Middle East

Syria conflict: Almost one million living under siege - UN

Relatives mourn 15-year-old Ziad Rihani, who was killed by shellfire in the besieged rebel-held Douma district of Damascus, Syria (14 November 2016) Image copyright Reuters
Image caption Relatives mourn a teenage victim of shelling in the rebel-held Damascus suburb of Douma

The number of people living under siege in Syria has doubled this year to almost one million, the UN says.

Emergency Relief Co-ordinator Stephen O'Brien said the figure had jumped from 486,700 to 974,080 in six months.

People were being "isolated, starved, bombed and denied medical attention and humanitarian assistance in order to force them to submit or flee," he said.

Mr O'Brien noted that the "deliberate tactic of cruelty" was mostly employed by President Bashar al-Assad's forces.

"Those maintaining the sieges know by now that this Council is apparently unable or unwilling to enforce its will or agree now on steps to stop them," he told the UN Security Council.

Newly besieged locations include the rebel-held Damascus suburbs of Jobar, Hajar al-Aswad and Khan al-Shih, as well as several areas in the eastern Ghouta agricultural belt outside the capital.

Mr O'Brien also told the Security Council that he was "more or less at my wit's end" over the situation in the divided city of Aleppo, where an estimated 275,000 people living under siege in rebel-held eastern districts face "annihilation".

Image copyright AFP
Image caption Mr O'Brien said hundreds of civilians had been killed in eastern Aleppo in the past week

A unilateral pause in aerial bombardment by the government and its ally Russia that began on 18 October had offered a "glimmer of hope", he said.

But the shelling of civilian areas in the government-controlled west by rebel and jihadist groups and the resumption of air strikes last Tuesday, he added, had returned "the city and its inhabitants to death and destruction once again".

"Over the past days, reports indicate that hundreds of civilians have been killed, injured or otherwise affected by the relentless attacks on eastern Aleppo."

Mr O'Brien said that, as of Sunday, there were barely any functional hospitals in rebel-held areas, as all the medical facilities were being "bombed into oblivion".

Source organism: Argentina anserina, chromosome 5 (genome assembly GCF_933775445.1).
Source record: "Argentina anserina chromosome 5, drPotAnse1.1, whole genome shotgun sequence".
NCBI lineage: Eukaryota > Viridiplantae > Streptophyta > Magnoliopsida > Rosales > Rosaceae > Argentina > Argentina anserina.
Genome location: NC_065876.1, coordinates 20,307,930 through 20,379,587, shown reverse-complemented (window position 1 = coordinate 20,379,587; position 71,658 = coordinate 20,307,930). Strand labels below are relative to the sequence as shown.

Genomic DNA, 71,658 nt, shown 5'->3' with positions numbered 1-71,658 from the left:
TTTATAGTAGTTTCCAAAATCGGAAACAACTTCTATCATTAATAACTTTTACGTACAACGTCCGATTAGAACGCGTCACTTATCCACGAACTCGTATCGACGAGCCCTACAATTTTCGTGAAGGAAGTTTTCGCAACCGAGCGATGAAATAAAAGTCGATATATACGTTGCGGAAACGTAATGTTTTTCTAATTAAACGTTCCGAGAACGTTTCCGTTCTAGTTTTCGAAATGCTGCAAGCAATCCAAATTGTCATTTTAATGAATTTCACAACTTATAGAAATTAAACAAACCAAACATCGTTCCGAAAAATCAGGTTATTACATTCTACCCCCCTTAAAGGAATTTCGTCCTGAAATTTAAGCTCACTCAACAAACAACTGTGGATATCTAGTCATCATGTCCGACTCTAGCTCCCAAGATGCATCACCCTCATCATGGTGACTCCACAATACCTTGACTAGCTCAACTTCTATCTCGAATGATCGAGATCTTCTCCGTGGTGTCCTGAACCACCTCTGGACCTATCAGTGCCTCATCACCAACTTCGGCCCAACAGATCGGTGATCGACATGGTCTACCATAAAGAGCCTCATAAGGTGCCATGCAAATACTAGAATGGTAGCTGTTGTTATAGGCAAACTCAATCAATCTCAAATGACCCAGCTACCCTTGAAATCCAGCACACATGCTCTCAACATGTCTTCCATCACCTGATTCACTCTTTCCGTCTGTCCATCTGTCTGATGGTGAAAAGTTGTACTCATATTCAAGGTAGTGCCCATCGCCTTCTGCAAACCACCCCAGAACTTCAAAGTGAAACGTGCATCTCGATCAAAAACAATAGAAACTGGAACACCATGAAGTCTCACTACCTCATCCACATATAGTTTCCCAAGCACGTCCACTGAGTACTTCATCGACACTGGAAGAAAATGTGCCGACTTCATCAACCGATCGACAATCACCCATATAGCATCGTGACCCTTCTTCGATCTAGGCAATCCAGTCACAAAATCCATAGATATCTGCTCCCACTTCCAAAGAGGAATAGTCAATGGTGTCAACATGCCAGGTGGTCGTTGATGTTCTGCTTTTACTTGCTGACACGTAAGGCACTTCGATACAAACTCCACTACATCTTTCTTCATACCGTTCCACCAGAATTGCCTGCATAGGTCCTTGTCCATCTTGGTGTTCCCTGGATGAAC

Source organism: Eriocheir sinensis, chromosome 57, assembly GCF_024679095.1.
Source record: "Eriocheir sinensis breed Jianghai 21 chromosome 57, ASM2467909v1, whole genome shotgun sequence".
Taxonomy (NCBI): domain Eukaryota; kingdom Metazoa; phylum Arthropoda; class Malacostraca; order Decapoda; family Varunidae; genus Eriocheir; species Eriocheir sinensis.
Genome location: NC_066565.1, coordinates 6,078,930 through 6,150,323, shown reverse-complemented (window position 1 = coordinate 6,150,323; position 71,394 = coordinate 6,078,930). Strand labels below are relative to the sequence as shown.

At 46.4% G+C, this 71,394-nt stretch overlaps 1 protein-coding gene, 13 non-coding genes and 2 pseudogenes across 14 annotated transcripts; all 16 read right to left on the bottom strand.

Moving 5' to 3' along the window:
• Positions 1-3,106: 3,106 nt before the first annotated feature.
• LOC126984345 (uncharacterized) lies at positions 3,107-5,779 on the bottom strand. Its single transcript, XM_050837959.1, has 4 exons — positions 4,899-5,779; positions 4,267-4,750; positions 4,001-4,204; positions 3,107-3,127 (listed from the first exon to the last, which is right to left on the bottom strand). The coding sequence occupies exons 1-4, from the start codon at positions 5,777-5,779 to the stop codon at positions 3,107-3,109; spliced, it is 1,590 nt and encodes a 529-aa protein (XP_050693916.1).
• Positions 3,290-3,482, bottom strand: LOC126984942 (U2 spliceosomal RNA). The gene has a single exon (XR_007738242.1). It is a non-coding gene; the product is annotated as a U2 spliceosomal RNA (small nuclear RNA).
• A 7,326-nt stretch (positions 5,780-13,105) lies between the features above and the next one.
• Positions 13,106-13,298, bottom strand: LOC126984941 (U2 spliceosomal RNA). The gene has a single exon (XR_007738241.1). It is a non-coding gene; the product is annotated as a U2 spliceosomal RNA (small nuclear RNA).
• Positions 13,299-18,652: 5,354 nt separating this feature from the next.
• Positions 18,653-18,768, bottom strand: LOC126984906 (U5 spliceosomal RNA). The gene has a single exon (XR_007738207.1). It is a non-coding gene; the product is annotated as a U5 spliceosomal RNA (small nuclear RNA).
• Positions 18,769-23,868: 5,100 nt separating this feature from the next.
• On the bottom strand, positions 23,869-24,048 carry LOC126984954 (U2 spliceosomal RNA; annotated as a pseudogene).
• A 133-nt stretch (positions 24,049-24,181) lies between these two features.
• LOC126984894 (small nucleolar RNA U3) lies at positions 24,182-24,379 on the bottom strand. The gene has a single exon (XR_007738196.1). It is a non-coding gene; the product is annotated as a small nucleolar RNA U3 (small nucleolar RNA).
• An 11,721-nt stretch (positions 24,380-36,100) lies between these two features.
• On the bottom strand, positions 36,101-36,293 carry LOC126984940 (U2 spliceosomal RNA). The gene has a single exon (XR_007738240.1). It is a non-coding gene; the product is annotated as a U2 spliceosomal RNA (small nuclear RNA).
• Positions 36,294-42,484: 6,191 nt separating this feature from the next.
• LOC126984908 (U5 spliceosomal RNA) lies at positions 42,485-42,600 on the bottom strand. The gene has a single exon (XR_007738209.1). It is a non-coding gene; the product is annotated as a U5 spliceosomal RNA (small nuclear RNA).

The more than 350 mortars and rockets launched indiscriminately into western Aleppo so far this month are meanwhile reported to have killed more than 60 people and injured 350 others.

A school was hit on the government side on Sunday, killing eight children.

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Media captionAir strikes have destroyed all hospitals in eastern Aleppo, according to observers.

"Let me be clear: we are not just seeing a resumption of violence in Aleppo, this is not business as usual," Mr O'Brien told the Security Council.

He warned that humanitarian conditions in eastern Aleppo had also "gone from terrible to terrifying" and were "now barely survivable".

The last of the food rations delivered by the UN before access was cut off in July were distributed on 13 November. Only a handful of rations from local NGOs remain, food in markets is scarce, and prices have sky-rocketed.

Image copyright Reuters
Image caption On Sunday, a school was hit on the government side of Aleppo, killing eight students

On Sunday, the Syrian government said it had rejected a proposal by the UN special envoy for Syria, Staffan de Mistura, for eastern Aleppo to be granted autonomy if jihadist fighters linked to al-Qaeda withdrew and the fighting stopped.

The United States has meanwhile warned that Syrian commanders and other officials deemed responsible for military attacks on civilians would be held accountable.

The US ambassador to the United Nations, Samantha Power, spoke of a dozen commanders and officers accused of directing attacks on civilian targets who Washington wants brought to justice.

"The United States will not let those who have commanded units involved in these actions hide anonymously behind the facade of the Assad regime," she told the UN Security Council in New York.

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